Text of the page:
NEW YORK (CBS 2) – When Danelle Morgan was 3 years old, all she ever dreamed about was, like most girls, becoming a dancer.
“I had so much energy growing up. I was bouncing from wall to wall. My parents were so excited when I said, ‘Hey, can I take dance lessons?’” said Morgan, a native Highland Park, N.J.READ MORE: 4 More Omicron Cases In New York State, Gov. Hochul Says
After years of lessons, hard work and learning how to flow, fly and defy gravity, Morgan made it onto one of the most spectacular seasonal stages of all as a Rockette at Radio City Music Hall.
For tourists and locals alike, the Rockettes are often the highlight of the holiday season, but for Morgan, it’s most than that. As CBS 2’s Don Dahler reports, it’s the culmination of years of effort and growing ambition.
“I always admired my dance teacher, who was a Rockette. It wasn’t necessarily something that I thought I could do, you know,” Morgan said. “I was just a dancer and I was like, okay, I’m going to go to college and I’m going to work hard and see where this takes me. And dreaming big, actually, it got me there.”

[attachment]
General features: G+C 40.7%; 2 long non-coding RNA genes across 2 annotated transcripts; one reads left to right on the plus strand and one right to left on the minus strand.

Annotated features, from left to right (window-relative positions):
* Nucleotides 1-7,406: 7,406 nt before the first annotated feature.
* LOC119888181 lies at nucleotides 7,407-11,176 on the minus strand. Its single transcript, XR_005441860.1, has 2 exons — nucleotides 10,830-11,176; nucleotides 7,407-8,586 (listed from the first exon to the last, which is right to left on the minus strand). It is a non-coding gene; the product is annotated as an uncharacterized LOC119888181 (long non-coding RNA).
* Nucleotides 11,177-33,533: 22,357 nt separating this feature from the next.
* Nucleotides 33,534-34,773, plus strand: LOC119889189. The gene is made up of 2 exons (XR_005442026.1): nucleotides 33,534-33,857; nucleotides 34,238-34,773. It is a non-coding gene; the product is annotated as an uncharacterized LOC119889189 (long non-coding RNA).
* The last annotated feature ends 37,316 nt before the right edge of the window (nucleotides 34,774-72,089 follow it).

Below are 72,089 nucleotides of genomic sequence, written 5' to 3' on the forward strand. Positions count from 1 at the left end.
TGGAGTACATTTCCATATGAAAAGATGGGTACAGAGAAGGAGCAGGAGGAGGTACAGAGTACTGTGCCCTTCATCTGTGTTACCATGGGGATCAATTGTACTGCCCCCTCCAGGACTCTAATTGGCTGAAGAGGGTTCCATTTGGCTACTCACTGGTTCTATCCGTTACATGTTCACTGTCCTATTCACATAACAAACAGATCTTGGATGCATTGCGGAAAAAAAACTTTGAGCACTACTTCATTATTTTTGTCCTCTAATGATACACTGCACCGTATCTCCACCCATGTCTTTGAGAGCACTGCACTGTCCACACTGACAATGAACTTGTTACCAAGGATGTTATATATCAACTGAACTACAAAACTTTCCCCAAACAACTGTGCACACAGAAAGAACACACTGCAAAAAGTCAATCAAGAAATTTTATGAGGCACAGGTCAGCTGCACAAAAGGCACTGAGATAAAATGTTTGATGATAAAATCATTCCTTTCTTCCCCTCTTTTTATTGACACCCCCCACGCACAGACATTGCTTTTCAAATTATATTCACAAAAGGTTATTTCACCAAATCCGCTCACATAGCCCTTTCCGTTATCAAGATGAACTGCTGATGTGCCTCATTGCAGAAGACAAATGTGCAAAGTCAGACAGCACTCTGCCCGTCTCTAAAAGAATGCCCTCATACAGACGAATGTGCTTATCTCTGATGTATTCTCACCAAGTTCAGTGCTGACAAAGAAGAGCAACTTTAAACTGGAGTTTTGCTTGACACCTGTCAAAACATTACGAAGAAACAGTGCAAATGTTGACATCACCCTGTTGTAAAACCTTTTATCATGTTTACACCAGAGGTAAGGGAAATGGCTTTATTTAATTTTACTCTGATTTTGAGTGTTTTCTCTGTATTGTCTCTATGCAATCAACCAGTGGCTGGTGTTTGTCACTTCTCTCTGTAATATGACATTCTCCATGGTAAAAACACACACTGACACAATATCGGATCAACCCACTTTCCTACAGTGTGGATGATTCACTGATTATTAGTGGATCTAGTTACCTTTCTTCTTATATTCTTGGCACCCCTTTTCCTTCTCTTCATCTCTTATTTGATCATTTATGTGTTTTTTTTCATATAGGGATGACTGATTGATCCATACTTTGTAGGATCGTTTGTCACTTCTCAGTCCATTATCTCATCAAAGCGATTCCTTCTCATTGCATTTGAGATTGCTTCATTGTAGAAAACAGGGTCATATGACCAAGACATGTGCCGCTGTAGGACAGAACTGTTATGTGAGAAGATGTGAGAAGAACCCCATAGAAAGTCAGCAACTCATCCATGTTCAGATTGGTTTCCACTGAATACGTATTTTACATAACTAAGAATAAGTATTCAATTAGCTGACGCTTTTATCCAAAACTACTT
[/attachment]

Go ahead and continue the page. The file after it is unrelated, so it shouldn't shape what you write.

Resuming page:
She’s now one of 36 Rockettes, who, for four months out of the year dazzle hundreds of thousands of people.READ MORE: Wake Today For Probationary Firefighter Vincent Malveaux
Even though this is her second year at Radio City, she hasn’t lost any of the sense of awe.
From the backstage area to the costume room, nothing has gotten old for her.
“We pretty much have everything set up so we can come off the stage and put things on in the order that they need to go on,” she said.
When she isn’t being a Rockette, she performs in modern dance troupes. However, she said nothing can compare to the moments on stage, doing what she loves.
“The best part of being a Rockette is definitely seeing the audience. We’re on that stage and a lot of people don’t know that we can actually see what’s going on in the audience and you can see the little children that are dancing in the aisles and their parents clapping along with the show. So to get the feeling of how much people actually enjoy the show and what this means to families,” she said.
To those children in the audience, her advice is to also dream big and practice.MORE NEWS: Intrepid Museum Wreath-Laying Ceremony To Mark 80 Years Since Pearl Harbor Attack
Morgan said for each performance they kick 300 times, and on weekends they do four shows a day. That’s 1,200 kicks.